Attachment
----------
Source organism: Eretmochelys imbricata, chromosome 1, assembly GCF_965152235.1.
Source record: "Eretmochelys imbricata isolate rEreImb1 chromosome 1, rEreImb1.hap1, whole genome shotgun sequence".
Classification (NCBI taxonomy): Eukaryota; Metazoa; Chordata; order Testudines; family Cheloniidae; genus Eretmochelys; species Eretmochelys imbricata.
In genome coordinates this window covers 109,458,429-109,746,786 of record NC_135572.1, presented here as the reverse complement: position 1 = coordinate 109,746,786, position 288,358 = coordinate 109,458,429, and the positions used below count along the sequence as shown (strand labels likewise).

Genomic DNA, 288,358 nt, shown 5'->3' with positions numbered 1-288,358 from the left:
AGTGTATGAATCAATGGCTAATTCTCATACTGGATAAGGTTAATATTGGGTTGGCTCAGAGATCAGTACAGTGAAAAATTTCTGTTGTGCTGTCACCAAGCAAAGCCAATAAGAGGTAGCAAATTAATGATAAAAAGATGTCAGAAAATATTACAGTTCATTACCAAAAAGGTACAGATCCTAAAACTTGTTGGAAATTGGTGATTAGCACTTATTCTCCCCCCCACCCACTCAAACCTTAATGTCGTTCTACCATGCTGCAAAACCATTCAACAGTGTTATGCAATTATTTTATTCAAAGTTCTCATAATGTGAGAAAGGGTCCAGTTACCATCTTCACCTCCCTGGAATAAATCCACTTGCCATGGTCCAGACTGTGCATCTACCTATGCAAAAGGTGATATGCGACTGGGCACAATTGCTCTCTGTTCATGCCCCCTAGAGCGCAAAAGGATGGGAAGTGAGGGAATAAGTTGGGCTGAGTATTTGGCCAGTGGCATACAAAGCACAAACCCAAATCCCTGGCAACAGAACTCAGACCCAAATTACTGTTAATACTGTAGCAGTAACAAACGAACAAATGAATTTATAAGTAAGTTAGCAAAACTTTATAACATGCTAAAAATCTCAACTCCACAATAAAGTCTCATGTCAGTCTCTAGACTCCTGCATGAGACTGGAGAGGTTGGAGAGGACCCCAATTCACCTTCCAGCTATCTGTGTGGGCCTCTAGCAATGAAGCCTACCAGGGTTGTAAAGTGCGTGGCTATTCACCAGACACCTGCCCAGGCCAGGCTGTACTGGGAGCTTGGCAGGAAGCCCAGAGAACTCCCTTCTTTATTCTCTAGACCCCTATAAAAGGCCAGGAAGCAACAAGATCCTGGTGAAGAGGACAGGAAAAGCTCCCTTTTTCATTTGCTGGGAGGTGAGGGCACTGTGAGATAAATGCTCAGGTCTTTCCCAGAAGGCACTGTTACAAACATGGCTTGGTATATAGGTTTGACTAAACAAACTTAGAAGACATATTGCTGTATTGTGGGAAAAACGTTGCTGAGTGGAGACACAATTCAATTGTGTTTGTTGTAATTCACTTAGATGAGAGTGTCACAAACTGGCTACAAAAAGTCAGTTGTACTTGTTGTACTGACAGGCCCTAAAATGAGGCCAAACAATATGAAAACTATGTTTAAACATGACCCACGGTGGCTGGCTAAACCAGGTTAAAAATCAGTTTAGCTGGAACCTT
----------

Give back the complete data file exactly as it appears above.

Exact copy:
Source organism: Eretmochelys imbricata, chromosome 1, assembly GCF_965152235.1.
Source record: "Eretmochelys imbricata isolate rEreImb1 chromosome 1, rEreImb1.hap1, whole genome shotgun sequence".
Classification (NCBI taxonomy): Eukaryota; Metazoa; Chordata; order Testudines; family Cheloniidae; genus Eretmochelys; species Eretmochelys imbricata.
In genome coordinates this window covers 109,458,429-109,746,786 of record NC_135572.1, presented here as the reverse complement: position 1 = coordinate 109,746,786, position 288,358 = coordinate 109,458,429, and the positions used below count along the sequence as shown (strand labels likewise).

Genomic DNA, 288,358 nt, shown 5'->3' with positions numbered 1-288,358 from the left:
AGTGTATGAATCAATGGCTAATTCTCATACTGGATAAGGTTAATATTGGGTTGGCTCAGAGATCAGTACAGTGAAAAATTTCTGTTGTGCTGTCACCAAGCAAAGCCAATAAGAGGTAGCAAATTAATGATAAAAAGATGTCAGAAAATATTACAGTTCATTACCAAAAAGGTACAGATCCTAAAACTTGTTGGAAATTGGTGATTAGCACTTATTCTCCCCCCCACCCACTCAAACCTTAATGTCGTTCTACCATGCTGCAAAACCATTCAACAGTGTTATGCAATTATTTTATTCAAAGTTCTCATAATGTGAGAAAGGGTCCAGTTACCATCTTCACCTCCCTGGAATAAATCCACTTGCCATGGTCCAGACTGTGCATCTACCTATGCAAAAGGTGATATGCGACTGGGCACAATTGCTCTCTGTTCATGCCCCCTAGAGCGCAAAAGGATGGGAAGTGAGGGAATAAGTTGGGCTGAGTATTTGGCCAGTGGCATACAAAGCACAAACCCAAATCCCTGGCAACAGAACTCAGACCCAAATTACTGTTAATACTGTAGCAGTAACAAACGAACAAATGAATTTATAAGTAAGTTAGCAAAACTTTATAACATGCTAAAAATCTCAACTCCACAATAAAGTCTCATGTCAGTCTCTAGACTCCTGCATGAGACTGGAGAGGTTGGAGAGGACCCCAATTCACCTTCCAGCTATCTGTGTGGGCCTCTAGCAATGAAGCCTACCAGGGTTGTAAAGTGCGTGGCTATTCACCAGACACCTGCCCAGGCCAGGCTGTACTGGGAGCTTGGCAGGAAGCCCAGAGAACTCCCTTCTTTATTCTCTAGACCCCTATAAAAGGCCAGGAAGCAACAAGATCCTGGTGAAGAGGACAGGAAAAGCTCCCTTTTTCATTTGCTGGGAGGTGAGGGCACTGTGAGATAAATGCTCAGGTCTTTCCCAGAAGGCACTGTTACAAACATGGCTTGGTATATAGGTTTGACTAAACAAACTTAGAAGACATATTGCTGTATTGTGGGAAAAACGTTGCTGAGTGGAGACACAATTCAATTGTGTTTGTTGTAATTCACTTAGATGAGAGTGTCACAAACTGGCTACAAAAAGTCAGTTGTACTTGTTGTACTGACAGGCCCTAAAATGAGGCCAAACAATATGAAAACTATGTTTAAACATGACCCACGGTGGCTGGCTAAACCAGGTTAAAAATCAGTTTAGCTGGAACCTT